Bengal Bouts: Breslin philosophical about competition
Kate Gales | Friday, March 3, 2006
He’s a resident assistant, an engineer and a golfer. But a street fighter?
“I’ve never been in a fight,” senior Bengal Bouts co-captain Andrew Breslin admitted.
But that doesn’t count his three years of boxing experience at Notre Dame, of course. Breslin, a senior from Alumni Hall and native of Sugarload, Penn., started boxing after being inspired by a friend during his first year at Notre Dame.
“Freshman year, one of my good friends was involved and he went to the finals,” Breslin said. “He beat a bunch of the captains along the way – kind of an underdog story. He ended up losing in the finals, but that in itself is why I started boxing.”
Breslin, who played soccer and tennis, ran cross-country, and now skis, said he had never boxed before coming to campus.
Four years later, he finds younger boxers looking to him for guidance.
“For the most part, the most rewarding part is kids, when they want to learn and you can see it in their eyes that they want to be better, they just constantly are asking you questions,” Breslin said. “That’s really where being a captain comes in. The kids who want to make that leap from being a novice boxer to a good boxer, we’re their outlet for that, and that’s the role I see myself playing this year.”
There is more to captaining than training, though.
“Being a captain is the most rewarding thing in Bengal Bouts because we run practice, we run the ad sales, we run pretty much everything,” he said.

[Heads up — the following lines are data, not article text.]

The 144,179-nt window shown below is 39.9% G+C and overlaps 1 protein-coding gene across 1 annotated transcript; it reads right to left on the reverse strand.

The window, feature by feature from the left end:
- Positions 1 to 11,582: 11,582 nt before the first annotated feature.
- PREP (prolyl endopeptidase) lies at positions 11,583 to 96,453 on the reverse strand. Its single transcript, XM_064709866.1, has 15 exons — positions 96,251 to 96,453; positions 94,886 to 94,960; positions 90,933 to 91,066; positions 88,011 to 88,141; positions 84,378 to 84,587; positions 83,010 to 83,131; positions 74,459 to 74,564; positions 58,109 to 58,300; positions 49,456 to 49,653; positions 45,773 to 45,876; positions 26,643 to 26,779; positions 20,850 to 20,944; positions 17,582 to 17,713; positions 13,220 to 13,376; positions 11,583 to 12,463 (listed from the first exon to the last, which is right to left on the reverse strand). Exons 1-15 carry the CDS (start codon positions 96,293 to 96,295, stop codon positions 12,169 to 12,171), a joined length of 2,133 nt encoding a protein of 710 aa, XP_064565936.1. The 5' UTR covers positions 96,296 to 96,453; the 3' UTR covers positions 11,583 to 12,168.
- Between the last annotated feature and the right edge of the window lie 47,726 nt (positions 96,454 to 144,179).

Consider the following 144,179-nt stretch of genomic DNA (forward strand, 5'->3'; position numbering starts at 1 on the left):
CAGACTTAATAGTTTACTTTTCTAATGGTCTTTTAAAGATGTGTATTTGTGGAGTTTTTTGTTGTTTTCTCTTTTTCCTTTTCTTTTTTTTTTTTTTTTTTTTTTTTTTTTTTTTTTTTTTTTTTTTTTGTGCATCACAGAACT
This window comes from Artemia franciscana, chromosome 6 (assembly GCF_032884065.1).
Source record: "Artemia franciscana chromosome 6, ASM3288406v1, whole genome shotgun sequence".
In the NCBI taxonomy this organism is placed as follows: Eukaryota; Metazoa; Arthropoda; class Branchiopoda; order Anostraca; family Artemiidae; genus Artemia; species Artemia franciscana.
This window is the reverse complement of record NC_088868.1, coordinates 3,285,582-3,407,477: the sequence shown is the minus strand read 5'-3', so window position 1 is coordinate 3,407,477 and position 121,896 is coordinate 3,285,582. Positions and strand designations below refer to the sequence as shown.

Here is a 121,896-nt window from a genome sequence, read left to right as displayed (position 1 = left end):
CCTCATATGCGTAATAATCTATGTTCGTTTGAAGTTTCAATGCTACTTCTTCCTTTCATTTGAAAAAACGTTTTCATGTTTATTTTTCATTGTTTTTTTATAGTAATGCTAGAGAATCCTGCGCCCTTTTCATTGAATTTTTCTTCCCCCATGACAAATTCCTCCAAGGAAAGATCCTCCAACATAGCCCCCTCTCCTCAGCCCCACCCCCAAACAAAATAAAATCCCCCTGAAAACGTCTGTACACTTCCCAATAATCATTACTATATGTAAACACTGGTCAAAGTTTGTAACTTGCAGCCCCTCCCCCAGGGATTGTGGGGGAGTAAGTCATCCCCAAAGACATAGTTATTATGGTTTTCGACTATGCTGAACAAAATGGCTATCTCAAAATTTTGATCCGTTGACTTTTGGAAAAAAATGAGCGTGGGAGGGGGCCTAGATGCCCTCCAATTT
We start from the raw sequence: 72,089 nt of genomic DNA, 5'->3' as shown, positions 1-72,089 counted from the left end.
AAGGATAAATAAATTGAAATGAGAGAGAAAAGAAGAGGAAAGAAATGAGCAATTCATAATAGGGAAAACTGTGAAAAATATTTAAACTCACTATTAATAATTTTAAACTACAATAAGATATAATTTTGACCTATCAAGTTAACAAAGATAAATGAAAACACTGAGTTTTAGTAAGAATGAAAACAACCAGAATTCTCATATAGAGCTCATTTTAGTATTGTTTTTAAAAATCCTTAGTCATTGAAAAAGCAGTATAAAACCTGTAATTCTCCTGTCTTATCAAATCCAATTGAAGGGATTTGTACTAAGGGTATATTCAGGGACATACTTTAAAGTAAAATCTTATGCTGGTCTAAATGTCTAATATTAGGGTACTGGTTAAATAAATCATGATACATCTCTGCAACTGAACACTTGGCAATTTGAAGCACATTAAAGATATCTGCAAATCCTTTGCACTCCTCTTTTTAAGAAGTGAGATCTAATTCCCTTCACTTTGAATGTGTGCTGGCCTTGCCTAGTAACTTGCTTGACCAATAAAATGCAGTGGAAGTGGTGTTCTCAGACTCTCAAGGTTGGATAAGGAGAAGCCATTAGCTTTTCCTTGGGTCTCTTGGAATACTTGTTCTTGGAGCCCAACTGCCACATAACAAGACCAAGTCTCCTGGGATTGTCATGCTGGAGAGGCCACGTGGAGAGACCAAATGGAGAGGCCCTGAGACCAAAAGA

Breslin said the competition of boxing is unlike anything else.
“The pit of your stomach drops out and you don’t really know what you’re doing and all of a sudden a bell rings,” he said. “And once the bell rings, it’s like, it’s that self-actualization, self-realization.”
Breslin said that the individual nature of boxing is one of the most demanding parts of it.
“A lot of people have written about the mirror work we do and also about the lines between the lights and the dark,” he said. “When you’re in the ring, it’s you and the lights. You never really see who’s in front of you, the referee is just some voice you don’t even pay attention to. It’s just you, and it’s that time where it’s just you and what you can do.”
Breslin lost in the preliminary rounds as a sophomore in his first year of competition.
“Last year, I lost very, very close split decision in the semis,” he said. His opponent eventually won the championship by default.
“Based on my performance last year is why I became a captain this year. … Anything short of winning this year wouldn’t be a disappointment, but I have the skills and the ability to win this year, whoever I’m facing in my bracket.”
Breslin, a mechanical engineering major, will be working in Cincinnati for General Electric next fall. He has accepted a position in the company’s Aviation Edison engineering development program.
“It’s a complete reflection of self, and that reflection of self allows you to carry it on through everything else you do in your life,” Breslin said.
His passion for Bengal Bouts is for the boxing and also the mission.
“Initially, the attraction to boxing was the boxing,” he said. “The mission was just kind of like icing on the cake. … Once I got the full story I was hooked – it was boxing [and] raising money.”